When Newton talked about how "I hate losing" and how "you still have to look yourself in the mirror and ask yourself, 'Are you going to get the job done or what are you going to do?' " those phrases may have been cliché, but they resonated as true belief. For Newton, it's not enough to post great stats or look like the NFL's next big thing. He deeply wants to win. He has the presence of Michael Jordan, a guy who so fiercely wanted to win he would fight his own teammates.

In this situation, Newton fought to defend one.

"Like I say, put in that situation again, Olindo, it's not his fault," Newton said. "Yeah, he missed a field goal, but go back in the third quarter and look at the drives. We had our opportunities. I'll be damned if someone just sits up there and puts the pressure on one particular person where it was a collective loss, offensively, defensively and special teams."

With that and without even a hint of his trademark smile, Newton asked if that was it and then marched off.

QUICK SLANTS

Bolts' troubling trends

I'm not going to be so obtuse as to argue that San Diego Chargers coach Norv Turner is directly responsible for Philip Rivers throwing two interceptions and inexplicably fumbling at the end of regulation during Monday night's overtime loss to the Kansas City Chiefs. However, there is an overarching theme here with Turner and the Chargers, who continue to be underachievers from even before he became the head coach. For all the talent the Chargers have, they let details go unaddressed. Last year, it was bad special teams play. This year, Rivers is slumping. They overcome most of it enough to be a competitive team, but look well short of being a champion. With previous coach Marty Schottenheimer, it was his bad strategy combined with his overzealous emotional approach. With Turner, it's his inability to demand more of people. There is simply a lack of accountability with Turner, a guy who is great at calling plays but terrible at calling people out.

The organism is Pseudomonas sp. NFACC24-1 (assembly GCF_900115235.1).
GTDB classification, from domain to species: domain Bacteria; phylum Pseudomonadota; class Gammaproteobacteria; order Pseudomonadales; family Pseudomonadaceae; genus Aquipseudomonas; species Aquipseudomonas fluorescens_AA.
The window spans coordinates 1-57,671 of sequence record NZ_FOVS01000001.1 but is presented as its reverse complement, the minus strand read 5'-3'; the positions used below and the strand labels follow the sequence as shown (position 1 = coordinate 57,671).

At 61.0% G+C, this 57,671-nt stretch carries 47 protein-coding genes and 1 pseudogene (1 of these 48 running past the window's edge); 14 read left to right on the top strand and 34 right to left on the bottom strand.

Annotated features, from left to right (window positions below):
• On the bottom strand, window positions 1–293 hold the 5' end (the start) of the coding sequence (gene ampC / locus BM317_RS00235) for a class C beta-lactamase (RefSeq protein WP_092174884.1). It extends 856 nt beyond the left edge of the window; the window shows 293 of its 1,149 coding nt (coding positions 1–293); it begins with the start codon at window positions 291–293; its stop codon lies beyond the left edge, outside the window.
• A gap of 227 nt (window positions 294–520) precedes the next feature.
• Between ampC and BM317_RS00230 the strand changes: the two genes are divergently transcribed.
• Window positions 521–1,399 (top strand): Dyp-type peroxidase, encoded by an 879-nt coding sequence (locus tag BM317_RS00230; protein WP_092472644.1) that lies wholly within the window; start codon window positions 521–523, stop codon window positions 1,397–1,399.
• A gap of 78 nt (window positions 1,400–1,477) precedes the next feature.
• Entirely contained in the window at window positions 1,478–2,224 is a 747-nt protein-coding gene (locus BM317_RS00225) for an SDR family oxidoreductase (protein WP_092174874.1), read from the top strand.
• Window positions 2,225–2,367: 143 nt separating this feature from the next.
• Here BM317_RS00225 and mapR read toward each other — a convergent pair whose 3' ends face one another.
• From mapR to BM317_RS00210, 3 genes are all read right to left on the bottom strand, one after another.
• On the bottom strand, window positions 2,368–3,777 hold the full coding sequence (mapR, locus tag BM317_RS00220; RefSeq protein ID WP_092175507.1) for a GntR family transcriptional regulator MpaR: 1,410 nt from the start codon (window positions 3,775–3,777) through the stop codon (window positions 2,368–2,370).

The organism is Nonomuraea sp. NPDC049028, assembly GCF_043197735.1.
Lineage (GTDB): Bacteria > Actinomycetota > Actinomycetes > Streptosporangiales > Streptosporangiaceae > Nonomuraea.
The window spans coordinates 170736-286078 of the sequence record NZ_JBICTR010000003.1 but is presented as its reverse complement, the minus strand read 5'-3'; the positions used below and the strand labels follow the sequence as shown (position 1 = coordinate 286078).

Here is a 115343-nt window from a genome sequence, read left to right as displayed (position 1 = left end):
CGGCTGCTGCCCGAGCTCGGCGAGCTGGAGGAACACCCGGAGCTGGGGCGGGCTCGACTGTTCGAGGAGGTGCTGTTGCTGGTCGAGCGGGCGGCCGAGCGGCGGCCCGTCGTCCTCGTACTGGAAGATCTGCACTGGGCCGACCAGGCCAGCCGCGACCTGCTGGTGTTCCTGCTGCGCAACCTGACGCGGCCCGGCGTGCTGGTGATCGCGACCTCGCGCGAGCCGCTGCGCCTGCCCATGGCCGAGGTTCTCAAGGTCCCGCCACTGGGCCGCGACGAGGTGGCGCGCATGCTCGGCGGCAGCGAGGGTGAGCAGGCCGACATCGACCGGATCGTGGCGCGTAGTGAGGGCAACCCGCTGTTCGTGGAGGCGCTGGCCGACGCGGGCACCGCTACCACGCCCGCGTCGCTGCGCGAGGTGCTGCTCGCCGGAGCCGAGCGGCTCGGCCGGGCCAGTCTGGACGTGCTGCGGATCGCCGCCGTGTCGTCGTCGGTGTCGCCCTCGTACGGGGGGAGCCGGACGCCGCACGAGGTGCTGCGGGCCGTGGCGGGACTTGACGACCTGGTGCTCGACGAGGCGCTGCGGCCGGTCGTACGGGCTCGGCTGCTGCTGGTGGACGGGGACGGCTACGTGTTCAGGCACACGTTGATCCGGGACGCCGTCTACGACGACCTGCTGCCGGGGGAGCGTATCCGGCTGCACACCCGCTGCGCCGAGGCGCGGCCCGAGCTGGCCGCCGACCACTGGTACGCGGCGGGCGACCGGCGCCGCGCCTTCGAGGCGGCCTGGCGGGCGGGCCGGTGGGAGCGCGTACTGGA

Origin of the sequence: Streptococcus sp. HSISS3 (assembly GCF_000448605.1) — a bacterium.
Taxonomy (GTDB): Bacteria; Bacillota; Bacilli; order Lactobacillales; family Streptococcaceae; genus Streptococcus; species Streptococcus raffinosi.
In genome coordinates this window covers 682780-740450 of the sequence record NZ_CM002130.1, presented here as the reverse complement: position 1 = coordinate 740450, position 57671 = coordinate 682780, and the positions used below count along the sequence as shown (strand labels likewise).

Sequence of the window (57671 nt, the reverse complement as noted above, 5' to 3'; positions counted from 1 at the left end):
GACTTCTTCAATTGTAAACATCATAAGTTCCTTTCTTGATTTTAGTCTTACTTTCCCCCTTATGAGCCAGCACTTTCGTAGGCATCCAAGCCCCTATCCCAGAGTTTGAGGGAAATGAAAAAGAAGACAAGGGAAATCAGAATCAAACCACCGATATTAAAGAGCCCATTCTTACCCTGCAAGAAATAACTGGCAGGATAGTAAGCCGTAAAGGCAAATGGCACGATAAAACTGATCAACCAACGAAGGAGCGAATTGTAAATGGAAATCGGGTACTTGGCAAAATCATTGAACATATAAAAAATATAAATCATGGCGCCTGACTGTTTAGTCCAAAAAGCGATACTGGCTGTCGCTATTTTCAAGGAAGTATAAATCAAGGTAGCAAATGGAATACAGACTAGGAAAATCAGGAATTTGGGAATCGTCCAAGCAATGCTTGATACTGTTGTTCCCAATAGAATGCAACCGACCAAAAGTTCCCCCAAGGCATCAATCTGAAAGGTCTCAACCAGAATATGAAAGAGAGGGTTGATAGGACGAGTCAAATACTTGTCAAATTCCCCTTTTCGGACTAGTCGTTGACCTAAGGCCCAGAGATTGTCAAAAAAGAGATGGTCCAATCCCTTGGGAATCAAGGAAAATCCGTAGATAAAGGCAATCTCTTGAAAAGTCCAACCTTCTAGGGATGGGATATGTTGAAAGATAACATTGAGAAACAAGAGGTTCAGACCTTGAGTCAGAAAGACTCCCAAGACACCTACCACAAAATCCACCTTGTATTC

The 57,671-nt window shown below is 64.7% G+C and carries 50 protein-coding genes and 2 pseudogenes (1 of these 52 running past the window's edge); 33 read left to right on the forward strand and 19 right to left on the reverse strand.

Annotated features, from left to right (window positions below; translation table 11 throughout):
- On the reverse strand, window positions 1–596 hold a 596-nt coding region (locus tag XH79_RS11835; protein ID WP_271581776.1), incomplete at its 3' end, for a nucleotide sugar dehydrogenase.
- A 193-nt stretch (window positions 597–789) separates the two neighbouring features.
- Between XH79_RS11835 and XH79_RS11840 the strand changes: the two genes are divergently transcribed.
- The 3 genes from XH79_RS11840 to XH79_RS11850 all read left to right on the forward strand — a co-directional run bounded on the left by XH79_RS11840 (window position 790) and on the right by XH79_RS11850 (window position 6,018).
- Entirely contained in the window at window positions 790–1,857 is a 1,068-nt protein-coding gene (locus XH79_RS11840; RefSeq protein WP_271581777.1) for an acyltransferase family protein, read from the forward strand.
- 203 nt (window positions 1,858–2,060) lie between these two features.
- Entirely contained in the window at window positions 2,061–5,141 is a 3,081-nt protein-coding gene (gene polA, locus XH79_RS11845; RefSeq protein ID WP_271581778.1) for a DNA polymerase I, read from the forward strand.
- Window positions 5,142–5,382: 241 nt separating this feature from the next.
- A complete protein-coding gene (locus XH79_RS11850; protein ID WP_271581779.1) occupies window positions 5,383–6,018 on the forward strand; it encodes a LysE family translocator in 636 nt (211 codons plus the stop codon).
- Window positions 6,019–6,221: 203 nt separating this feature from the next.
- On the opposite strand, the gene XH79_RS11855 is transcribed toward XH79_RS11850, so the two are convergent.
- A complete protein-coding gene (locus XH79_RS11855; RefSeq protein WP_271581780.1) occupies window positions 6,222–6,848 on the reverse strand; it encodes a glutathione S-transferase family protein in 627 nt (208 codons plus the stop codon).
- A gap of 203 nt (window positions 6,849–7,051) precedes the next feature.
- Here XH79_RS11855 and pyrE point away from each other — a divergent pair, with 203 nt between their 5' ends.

[ Related: Chargers QB Philip Rivers makes all-time blunder ]

Newton's passing nuance

Having talked at some length about Newton, one of the subtly impressive things that he does is make timely reads and get rid of the ball quickly in certain situations. This is a big change from some of the stuff he did at Auburn, where he was encouraged to let plays go for awhile so he could eventually use his athletic ability to overwhelm opponents when the defense made a mistake. In the long run, Newton's push to diagnose plays more quickly will serve him well in the NFL.